There are very strong kinship ties within the Eurasian community – regardless of where they are.

Yes, community ties, as well as the fact that many of us are interrelated. If you trace a Eurasian’s genealogy, you’ll find that this uncle married that aunt, and after two, three generations, you’ll find that the roots are very close. They also have very big families, so when one big family marries another big family, you’ll see the results.

It’s in the way Eurasians behave as well. Eurasians are very well known of course for singing, music, dancing – you play a song and they’ll start to dance already! The social life for Eurasians is very tight – that’s one thing that brings them together.

Food is another thing. We share the same kind of food, such as sugee cake, devil curry, fish curry, Nyonya-style curries like the ones my grandmother used to make, sandwiches, curry puffs, pies…. We love our pies.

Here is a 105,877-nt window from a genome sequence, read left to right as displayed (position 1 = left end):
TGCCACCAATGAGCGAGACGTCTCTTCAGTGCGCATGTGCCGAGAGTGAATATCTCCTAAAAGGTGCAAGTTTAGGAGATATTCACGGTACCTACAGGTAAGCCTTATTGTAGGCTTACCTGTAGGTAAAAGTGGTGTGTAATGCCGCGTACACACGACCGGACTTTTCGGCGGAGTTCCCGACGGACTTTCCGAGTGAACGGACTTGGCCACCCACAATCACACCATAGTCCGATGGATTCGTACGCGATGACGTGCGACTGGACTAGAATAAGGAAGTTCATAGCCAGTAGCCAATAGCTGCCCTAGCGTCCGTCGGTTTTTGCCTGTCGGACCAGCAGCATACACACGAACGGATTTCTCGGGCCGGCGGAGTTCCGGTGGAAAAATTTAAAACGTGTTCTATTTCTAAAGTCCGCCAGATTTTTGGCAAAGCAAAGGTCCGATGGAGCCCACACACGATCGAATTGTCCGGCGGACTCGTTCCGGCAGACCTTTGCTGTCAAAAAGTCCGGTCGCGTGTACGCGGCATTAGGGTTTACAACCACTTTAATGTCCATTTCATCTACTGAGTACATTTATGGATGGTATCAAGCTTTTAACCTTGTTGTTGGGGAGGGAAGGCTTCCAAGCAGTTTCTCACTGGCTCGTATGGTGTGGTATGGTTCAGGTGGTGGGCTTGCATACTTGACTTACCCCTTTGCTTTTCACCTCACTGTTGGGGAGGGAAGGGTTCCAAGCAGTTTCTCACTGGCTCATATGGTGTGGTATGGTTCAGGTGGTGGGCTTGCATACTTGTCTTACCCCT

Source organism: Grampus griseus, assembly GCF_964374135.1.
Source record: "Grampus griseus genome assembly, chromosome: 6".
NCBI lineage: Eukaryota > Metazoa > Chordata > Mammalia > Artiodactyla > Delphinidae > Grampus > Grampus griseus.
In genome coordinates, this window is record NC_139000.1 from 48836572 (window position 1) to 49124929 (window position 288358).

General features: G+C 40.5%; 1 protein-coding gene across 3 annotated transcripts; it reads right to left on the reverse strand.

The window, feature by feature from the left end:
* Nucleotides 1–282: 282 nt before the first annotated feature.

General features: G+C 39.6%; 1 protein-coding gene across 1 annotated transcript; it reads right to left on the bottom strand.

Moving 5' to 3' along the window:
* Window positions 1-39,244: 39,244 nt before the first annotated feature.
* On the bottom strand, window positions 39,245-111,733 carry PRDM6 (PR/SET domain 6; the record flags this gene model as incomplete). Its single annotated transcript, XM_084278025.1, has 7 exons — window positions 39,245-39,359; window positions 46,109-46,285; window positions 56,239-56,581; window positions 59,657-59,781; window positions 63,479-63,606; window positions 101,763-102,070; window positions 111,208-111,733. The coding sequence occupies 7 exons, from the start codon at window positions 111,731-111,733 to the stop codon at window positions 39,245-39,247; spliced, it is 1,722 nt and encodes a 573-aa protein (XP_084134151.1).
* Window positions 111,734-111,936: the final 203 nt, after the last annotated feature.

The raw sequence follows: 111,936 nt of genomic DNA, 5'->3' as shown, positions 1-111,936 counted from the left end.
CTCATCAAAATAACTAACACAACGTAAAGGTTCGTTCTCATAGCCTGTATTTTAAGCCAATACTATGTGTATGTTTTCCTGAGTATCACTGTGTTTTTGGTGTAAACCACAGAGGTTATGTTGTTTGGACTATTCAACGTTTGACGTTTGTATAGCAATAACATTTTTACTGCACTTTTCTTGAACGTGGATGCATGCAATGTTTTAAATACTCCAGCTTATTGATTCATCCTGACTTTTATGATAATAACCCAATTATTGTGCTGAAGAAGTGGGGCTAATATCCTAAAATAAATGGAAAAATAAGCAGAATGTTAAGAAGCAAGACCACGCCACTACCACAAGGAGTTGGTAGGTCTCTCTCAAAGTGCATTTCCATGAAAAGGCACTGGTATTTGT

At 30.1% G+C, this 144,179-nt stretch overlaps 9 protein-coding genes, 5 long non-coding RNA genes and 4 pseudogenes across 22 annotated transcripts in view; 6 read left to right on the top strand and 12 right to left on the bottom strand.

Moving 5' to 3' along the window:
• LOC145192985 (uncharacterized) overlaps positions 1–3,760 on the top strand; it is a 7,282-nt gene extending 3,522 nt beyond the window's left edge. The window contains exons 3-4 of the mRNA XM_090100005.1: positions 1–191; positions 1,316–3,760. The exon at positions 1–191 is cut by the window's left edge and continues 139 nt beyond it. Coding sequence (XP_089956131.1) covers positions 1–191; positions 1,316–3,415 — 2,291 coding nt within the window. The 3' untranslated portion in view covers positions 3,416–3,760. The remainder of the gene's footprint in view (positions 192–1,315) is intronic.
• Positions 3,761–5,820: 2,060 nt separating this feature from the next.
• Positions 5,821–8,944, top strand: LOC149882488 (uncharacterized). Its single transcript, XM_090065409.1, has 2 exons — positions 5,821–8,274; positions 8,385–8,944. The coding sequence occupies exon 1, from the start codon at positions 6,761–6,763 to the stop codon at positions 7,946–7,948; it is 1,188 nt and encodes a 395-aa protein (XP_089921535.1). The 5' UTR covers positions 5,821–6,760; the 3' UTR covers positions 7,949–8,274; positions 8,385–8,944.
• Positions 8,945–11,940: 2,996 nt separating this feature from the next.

There’s sports, too. Many Eurasians are gifted sportspeople – you can find a lot of Eurasians who excel in sports and who did Penang proud. I myself was a Penang champion in tennis, in the mixed doubles.

The original facade of St. Xavier's Institution, before it was destroyed during the Second World War.

If you studied in a convent, or if you studied at St. Xavier’s, you were bound to have a teacher who was Eurasian.

What about jobs – was there a particular field Eurasians specialised in, in the past? 

In Penang, one big area was teaching. If you studied in a convent, or if you studied at St. Xavier’s, you were bound to have a teacher who was Eurasian.

For the women, it was nursing. Many of the nurses were Eurasians actually, earlier on. And many were secretaries for companies, because they spoke English and knew shorthand and typewriting.